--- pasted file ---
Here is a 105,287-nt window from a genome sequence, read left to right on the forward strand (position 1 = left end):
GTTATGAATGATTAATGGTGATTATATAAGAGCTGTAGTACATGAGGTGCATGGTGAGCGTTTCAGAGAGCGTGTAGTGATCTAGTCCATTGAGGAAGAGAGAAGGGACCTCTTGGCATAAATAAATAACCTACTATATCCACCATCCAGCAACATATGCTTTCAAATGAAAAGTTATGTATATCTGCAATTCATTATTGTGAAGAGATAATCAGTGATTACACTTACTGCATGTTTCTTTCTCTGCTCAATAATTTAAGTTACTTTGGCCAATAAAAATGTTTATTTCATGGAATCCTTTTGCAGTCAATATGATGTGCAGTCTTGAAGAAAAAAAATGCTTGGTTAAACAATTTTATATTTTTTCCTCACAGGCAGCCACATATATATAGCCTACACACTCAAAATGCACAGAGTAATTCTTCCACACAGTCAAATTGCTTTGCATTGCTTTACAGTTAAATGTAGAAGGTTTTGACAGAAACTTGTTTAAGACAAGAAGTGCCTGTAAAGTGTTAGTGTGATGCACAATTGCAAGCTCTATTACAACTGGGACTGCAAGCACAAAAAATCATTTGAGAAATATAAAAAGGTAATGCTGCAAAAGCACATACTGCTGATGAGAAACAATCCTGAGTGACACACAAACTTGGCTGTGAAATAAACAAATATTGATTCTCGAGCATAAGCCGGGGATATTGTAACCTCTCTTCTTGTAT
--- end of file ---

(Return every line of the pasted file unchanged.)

Here is a 105,287-nt window from a genome sequence, read left to right on the forward strand (position 1 = left end):
GTTATGAATGATTAATGGTGATTATATAAGAGCTGTAGTACATGAGGTGCATGGTGAGCGTTTCAGAGAGCGTGTAGTGATCTAGTCCATTGAGGAAGAGAGAAGGGACCTCTTGGCATAAATAAATAACCTACTATATCCACCATCCAGCAACATATGCTTTCAAATGAAAAGTTATGTATATCTGCAATTCATTATTGTGAAGAGATAATCAGTGATTACACTTACTGCATGTTTCTTTCTCTGCTCAATAATTTAAGTTACTTTGGCCAATAAAAATGTTTATTTCATGGAATCCTTTTGCAGTCAATATGATGTGCAGTCTTGAAGAAAAAAAATGCTTGGTTAAACAATTTTATATTTTTTCCTCACAGGCAGCCACATATATATAGCCTACACACTCAAAATGCACAGAGTAATTCTTCCACACAGTCAAATTGCTTTGCATTGCTTTACAGTTAAATGTAGAAGGTTTTGACAGAAACTTGTTTAAGACAAGAAGTGCCTGTAAAGTGTTAGTGTGATGCACAATTGCAAGCTCTATTACAACTGGGACTGCAAGCACAAAAAATCATTTGAGAAATATAAAAAGGTAATGCTGCAAAAGCACATACTGCTGATGAGAAACAATCCTGAGTGACACACAAACTTGGCTGTGAAATAAACAAATATTGATTCTCGAGCATAAGCCGGGGATATTGTAACCTCTCTTCTTGTAT